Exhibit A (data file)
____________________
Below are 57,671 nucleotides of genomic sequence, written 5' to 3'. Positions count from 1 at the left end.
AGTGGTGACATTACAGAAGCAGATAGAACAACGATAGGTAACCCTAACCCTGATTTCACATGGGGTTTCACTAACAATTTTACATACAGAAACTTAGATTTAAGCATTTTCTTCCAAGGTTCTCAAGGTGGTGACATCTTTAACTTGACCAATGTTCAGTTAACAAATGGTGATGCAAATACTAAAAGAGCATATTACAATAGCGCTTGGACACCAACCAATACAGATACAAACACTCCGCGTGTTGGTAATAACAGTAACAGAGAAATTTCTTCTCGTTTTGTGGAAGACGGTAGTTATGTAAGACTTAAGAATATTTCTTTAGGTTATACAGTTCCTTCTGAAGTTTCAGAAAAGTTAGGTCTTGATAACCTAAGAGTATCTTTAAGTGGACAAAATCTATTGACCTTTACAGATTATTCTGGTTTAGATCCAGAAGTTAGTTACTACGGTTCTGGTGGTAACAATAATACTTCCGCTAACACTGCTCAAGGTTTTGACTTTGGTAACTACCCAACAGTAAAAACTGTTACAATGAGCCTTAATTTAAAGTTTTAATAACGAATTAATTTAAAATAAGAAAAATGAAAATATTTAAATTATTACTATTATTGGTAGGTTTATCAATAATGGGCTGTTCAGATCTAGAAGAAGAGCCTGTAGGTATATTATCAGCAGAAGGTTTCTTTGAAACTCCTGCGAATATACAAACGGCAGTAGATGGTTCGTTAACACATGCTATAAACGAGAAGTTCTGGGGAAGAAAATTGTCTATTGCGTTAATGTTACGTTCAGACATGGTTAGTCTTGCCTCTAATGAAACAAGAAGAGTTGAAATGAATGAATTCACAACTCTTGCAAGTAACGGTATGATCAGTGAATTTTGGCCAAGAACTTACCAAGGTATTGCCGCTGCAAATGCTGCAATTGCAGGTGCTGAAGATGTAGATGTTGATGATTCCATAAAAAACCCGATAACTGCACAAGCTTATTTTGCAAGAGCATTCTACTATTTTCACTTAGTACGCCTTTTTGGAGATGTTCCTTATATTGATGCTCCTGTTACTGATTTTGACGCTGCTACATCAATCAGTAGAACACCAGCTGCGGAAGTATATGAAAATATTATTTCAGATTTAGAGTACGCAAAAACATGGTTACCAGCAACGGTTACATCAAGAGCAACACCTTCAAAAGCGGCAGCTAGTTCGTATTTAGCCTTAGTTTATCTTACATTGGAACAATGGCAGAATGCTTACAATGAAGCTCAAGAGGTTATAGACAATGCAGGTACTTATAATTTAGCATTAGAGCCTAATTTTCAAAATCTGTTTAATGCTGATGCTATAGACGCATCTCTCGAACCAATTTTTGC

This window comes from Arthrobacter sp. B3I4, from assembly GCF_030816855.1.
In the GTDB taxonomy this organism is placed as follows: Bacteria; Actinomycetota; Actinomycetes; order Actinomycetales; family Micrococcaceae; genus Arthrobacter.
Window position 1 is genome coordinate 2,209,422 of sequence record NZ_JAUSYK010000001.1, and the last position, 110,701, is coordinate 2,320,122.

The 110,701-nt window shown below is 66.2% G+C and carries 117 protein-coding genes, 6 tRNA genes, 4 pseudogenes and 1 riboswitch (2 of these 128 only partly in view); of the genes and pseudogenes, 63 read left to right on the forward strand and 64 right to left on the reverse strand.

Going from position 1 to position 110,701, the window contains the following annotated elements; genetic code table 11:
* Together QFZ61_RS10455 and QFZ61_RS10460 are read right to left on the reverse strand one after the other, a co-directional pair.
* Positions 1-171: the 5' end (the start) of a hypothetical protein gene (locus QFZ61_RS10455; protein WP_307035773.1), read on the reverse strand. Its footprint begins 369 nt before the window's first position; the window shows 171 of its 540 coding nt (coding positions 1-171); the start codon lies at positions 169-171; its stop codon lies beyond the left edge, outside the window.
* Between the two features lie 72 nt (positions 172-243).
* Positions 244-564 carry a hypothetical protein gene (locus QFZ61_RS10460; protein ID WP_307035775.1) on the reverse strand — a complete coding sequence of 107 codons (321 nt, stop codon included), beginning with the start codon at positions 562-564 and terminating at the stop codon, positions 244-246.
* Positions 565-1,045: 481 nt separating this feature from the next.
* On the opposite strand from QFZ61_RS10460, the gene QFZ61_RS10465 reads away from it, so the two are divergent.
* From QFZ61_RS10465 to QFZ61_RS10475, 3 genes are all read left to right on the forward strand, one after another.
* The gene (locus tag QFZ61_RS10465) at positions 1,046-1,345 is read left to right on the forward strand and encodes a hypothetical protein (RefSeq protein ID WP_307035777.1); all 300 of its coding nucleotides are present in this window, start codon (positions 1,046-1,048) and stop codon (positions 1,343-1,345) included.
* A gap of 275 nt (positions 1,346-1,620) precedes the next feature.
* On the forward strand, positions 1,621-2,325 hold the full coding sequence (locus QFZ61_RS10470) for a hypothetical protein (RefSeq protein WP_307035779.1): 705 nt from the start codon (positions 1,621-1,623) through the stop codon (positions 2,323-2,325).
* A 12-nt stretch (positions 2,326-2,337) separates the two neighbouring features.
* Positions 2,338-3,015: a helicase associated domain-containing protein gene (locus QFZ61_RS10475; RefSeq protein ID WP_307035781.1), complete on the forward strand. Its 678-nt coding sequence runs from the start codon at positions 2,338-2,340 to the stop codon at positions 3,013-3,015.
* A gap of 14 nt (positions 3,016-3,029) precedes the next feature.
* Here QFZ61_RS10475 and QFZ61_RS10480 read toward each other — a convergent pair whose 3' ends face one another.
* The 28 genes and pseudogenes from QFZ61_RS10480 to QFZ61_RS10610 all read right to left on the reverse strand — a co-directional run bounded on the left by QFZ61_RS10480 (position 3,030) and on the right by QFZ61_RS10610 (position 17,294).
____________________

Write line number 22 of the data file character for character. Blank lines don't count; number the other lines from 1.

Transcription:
* The 28 genes and pseudogenes from QFZ61_RS10480 to QFZ61_RS10610 all read right to left on the reverse strand — a co-directional run bounded on the left by QFZ61_RS10480 (position 3,030) and on the right by QFZ61_RS10610 (position 17,294).